I’m dreaming of setting up some kind of kubernetes distributed private torrent-like cloud storage yadda yadda.

If I could make a small rPi box with a drive or two, that could be hooked up using ethernet (even better with POE) - I could leave them on 2-3 locations(friends and family). Then they would be connected, keeping mirrors and cooperating on serving the best bandwith possible, and staying online in case of outages.

Is it a good idea? Yes, I think so.

Will I ever pull it off? No, not likely.

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Not gonna lie, I got in quite a bit of trouble over that first failure. I think the fact that I’d been talking about replacing old drives for a while and it never being high enough up on her list is the only reason I don’t walk with a limp today.

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I’ve seen something somewhere that will aggregate all those free online storage solutions into one big pot, with the local machine doing encryption before uploading. I’ve thought about that a few times, but so far my home server seems to work alright. I do have some stuff on my google drive, and in dropbox. Almost all my photos are backed up by google, and I do the google rewards app, so that pays for the extra gdrive storage so my photos are backed up full resolution. Shaneh used backblaze to back up her work desktop and laptop.

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Well, pretty close. A Baud (bd) is defined as one symbol/s, which can be a bit or more. Given the quality of the phone lines at that time, a nibble (4 bit, 16 states) was maybe possible, but mostly it was just one state change/s, and that is a bit/s then. That’s also what modems of that time (and even acoustic couplers, btdt) could handle. Today’s Gigabit cables can normally differentiate 4 states (i.e. voltages or pulse widths/positions, or combinations) per wire(pair), but only if they are good…

Just my two old Dpf… :slight_smile:

I would not dare to recommend any product, just mention that here two synology DS 1813+ equipped with 32 TB each have been working flawlessly for years. One failed recently all of a sudden, dead, quiet, no light, no sound. After getting a new power supply which did not alter the status I found out that it was a broken contact in the power supply cable. So, at least, I’ve got a spare PSU here now :slight_smile:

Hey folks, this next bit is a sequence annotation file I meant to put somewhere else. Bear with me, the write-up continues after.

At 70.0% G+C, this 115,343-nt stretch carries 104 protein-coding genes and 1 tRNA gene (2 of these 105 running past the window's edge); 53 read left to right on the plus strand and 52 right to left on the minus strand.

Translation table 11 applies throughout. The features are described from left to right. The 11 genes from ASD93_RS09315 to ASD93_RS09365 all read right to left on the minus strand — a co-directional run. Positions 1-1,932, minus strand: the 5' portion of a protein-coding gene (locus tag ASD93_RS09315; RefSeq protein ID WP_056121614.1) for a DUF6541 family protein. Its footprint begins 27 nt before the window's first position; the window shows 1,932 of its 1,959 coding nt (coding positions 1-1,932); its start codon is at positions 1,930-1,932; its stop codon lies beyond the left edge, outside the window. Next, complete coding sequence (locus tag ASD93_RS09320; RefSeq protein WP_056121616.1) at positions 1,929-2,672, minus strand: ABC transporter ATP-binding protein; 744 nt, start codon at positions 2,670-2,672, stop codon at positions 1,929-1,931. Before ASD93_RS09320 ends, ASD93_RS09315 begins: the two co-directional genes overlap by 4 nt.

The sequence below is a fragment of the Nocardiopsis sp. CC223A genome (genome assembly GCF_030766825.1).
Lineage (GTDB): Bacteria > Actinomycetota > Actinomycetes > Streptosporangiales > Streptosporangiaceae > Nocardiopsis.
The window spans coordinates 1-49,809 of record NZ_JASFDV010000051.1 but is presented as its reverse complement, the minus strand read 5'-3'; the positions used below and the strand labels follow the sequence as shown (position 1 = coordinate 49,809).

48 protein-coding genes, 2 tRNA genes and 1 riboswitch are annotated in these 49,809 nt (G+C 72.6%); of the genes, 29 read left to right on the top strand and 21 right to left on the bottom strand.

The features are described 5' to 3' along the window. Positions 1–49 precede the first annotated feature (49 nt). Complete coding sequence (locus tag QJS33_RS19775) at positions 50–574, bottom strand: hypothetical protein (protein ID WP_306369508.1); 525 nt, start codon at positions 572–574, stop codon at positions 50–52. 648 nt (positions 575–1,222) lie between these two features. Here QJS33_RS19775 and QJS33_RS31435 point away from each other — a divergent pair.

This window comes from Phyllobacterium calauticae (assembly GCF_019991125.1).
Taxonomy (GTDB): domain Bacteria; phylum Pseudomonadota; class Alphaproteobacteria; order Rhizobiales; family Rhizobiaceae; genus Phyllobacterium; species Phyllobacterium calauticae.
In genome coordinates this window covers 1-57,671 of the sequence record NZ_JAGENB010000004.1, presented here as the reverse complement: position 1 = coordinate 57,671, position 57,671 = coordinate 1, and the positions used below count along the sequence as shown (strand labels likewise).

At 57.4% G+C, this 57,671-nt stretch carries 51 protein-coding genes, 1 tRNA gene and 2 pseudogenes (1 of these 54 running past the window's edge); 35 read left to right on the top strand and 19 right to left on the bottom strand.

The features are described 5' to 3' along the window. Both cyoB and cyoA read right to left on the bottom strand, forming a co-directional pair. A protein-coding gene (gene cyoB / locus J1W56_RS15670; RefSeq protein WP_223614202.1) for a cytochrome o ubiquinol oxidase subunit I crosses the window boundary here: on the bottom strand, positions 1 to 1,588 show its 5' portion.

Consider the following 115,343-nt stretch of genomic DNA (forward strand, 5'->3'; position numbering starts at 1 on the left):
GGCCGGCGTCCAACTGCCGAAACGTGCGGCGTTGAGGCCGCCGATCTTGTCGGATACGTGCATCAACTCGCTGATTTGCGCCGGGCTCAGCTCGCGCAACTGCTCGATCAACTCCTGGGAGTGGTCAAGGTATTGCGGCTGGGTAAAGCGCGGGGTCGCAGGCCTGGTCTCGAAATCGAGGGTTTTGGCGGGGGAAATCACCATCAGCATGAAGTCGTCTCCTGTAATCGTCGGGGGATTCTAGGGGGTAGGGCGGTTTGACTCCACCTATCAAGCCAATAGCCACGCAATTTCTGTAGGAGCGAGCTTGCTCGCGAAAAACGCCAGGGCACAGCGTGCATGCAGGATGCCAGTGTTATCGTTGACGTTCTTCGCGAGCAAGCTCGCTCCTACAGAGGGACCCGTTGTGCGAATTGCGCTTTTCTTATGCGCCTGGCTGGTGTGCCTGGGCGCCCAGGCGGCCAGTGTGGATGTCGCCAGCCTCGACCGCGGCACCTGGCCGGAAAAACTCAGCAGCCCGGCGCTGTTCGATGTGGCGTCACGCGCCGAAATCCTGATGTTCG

I run a multi-tiered storage setup with two different forms of backup.

My desktop has a large amount of storage for local file access… pictures, movie creation/editing, games. This system uses an online ‘real-time’ based backup using Crashplan. I pay for the service. It provides unlimited storage/recovery and uses online encryption.

I have a server sitting in the shop with 25T of storage (only about 3TB used). It’s running ESXI and using raid-6 with 2 hot-spares. It houses all of my movies and music on an NTFS share and uses plex to share it out to my other devices. I also run a dozen other VMs on it doing multiple things. Nothing on this server is extremely important. I have a script that runs once a week that pushes all of the music and movies up to a glacier storage in AWS. The glacier storage is pretty cheap, but you get charged access fees. The initial push when I first set it up cost me about $25. If the drive ever fully crashes and I have to download, it will cost me quite a bit and take a long time, but it’s a risk I’m willing to take. Worst case, I’d have to spend the time to re-rip all my movies and music.

If I can ever find a truly useable backup solution that takes advantage of glacier and doesn’t cost an arm and a leg, I’ll probably move to that. Especially if it offers a two-tiered approach where it will backup my desktop both to a drive on my local network AND glacier. That was if I need to restore a file, I can restore from local, but if local takes a dump, I can then pay to pull form glacier. I honestly haven’t looked in to this in over a year. There might be something out there at this point.

Your rpi setup is something I toyed around with. I had two setup with usb drives. I ran a nightly rsync that synced between the two. The idea was to setup my parents to backup to one at their house and a second one to backup my stuff here.

My problem was it didn’t scale well.